When Good Government Meant Big Government: An Interview with Jesse Tarbert

Jesse Tarbert

Jesse Tarbert received his PhD in history from Case Western Reserve University in 2016. He was visiting assistant professor of history at Loyola University Maryland in Baltimore from 2016 to 2019. Before beginning graduate school, he was a journalist, working at the Seattle Times and the Dart Center for Journalism and Trauma.


Jesse Tarbert recently took the time to discuss his new book on the history of the American state. We talked “big government,” the legacy of government reform efforts, and end with some of Jesse’s favorite spots he’s encountered throughout his career.

The Docket [TD]: Jesse, thanks so much for talking with us about your new book! Most of our readers will have assumed that “big government” was the handiwork of the American left, which sought to grow the capacity of government to deal with the stratospheric rise of modern capitalism.  But your book, When Big Government Meant Good Government:The Quest to Expand Federal Power, 1913-1933, makes a different argument.  Can you walk our readers through your argument about how “elite reformers” powered the rise of a new federal government in the early twentieth-century?

Jesse Tarbert [JT]:  I argue that, during the first third of the twentieth century, the movement to expand the capacity of the national government was led by moderate and conservative policy advocates and policymakers with ties to Wall Street. Especially during the 1910s and 1920s, it was people like William Howard Taft, Charles Evans Hughes, Elihu Root, Charles D. Norton, and Henry L. Stimson who were the most persistent proponents of central power and national authority.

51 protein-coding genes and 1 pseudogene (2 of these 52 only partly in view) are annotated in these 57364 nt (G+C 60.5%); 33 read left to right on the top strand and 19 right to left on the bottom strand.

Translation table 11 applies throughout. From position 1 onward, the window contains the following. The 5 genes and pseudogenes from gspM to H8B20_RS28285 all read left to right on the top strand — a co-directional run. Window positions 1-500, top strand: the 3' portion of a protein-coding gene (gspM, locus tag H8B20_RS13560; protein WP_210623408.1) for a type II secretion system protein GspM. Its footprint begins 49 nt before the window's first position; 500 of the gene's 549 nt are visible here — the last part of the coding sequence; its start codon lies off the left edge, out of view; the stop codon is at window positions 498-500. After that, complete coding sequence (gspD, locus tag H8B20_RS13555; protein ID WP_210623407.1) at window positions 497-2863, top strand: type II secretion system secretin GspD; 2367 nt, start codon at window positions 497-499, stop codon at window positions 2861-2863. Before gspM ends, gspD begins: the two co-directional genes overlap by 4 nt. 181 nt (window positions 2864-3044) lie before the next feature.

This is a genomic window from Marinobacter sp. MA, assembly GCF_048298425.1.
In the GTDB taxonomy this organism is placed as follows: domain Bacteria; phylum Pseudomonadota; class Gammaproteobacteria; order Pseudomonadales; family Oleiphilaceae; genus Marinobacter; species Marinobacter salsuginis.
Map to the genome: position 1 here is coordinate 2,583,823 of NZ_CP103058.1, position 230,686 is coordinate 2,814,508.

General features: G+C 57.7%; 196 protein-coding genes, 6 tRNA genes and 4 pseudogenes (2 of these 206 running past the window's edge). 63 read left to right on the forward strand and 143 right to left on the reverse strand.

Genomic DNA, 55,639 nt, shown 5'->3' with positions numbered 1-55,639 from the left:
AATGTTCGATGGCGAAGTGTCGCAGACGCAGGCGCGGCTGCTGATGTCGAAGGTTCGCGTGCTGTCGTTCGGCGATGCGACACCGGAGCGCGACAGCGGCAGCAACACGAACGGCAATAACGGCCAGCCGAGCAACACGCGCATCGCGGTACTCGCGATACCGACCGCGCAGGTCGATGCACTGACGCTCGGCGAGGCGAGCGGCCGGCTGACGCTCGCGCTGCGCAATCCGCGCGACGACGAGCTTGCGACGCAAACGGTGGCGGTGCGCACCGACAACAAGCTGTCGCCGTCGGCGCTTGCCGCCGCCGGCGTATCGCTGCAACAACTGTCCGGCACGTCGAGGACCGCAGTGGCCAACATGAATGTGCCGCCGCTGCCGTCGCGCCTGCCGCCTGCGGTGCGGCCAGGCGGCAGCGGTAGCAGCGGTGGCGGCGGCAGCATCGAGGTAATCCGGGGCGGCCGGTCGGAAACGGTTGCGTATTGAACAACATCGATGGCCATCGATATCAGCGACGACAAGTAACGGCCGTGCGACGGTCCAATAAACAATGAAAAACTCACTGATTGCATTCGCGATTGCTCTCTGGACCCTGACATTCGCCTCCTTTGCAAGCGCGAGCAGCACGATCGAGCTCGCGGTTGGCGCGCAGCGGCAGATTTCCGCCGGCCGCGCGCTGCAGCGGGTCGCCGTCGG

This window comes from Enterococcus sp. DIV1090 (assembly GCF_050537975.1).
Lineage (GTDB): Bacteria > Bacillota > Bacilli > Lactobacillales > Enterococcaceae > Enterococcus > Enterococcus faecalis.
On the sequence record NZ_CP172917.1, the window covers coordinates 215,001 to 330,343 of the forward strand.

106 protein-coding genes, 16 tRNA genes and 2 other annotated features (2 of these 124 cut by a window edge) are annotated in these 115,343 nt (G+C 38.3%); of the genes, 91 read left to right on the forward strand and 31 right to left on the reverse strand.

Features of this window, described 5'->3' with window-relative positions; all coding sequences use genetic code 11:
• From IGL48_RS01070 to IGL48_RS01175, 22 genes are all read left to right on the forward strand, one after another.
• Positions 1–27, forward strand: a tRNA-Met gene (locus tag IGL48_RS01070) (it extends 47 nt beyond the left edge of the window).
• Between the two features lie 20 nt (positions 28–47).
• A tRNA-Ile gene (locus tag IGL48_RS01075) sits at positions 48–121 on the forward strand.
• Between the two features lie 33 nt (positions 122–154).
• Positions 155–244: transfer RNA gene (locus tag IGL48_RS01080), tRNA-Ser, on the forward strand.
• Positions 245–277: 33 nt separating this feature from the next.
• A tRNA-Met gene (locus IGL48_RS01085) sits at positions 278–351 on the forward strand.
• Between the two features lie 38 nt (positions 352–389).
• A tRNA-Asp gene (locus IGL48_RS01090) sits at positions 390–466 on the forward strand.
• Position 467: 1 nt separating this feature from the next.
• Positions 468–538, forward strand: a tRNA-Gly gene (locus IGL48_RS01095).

In debates in this period about budget reform, executive reorganization, veterans benefits, prohibition enforcement, antilynching, and other related topics, this group devised and promoted plans that they believed would increase national governing capacity by improving the managerial efficiency of the federal executive branch.

They saw themselves as promoting “good government” and fighting against corruption and lawlessness. They seem to have been motivated, on one level, by an understanding that modern capitalism required a modern state to support it. On another level, especially after World War One, they were motivated by the idea that the national administration could be improved by implementing managerial practices developed in corporate governance. Nowadays, it is commonplace for politicians say that government should be run like a business, and they usually mean that government should cut costs. However, in the 1910s and 1920s, people like Taft and Stimson were clear that they did not mean cost-cutting. They were interested in making government more effective and making it possible to implement national policies.

I spent a long time deciding what to call these actors before settling on “elite reformers.” Many of them have been called “progressive,” but many of their opponents were also called “progressive.” For instance, Woodrow Wilson opposed most of their proposals. I was tempted to call them “corporate elites,” but their proposals were often opposed by other actors who also fit that description. For instance, leaders of the Dupont Company fought against a number of their initiatives.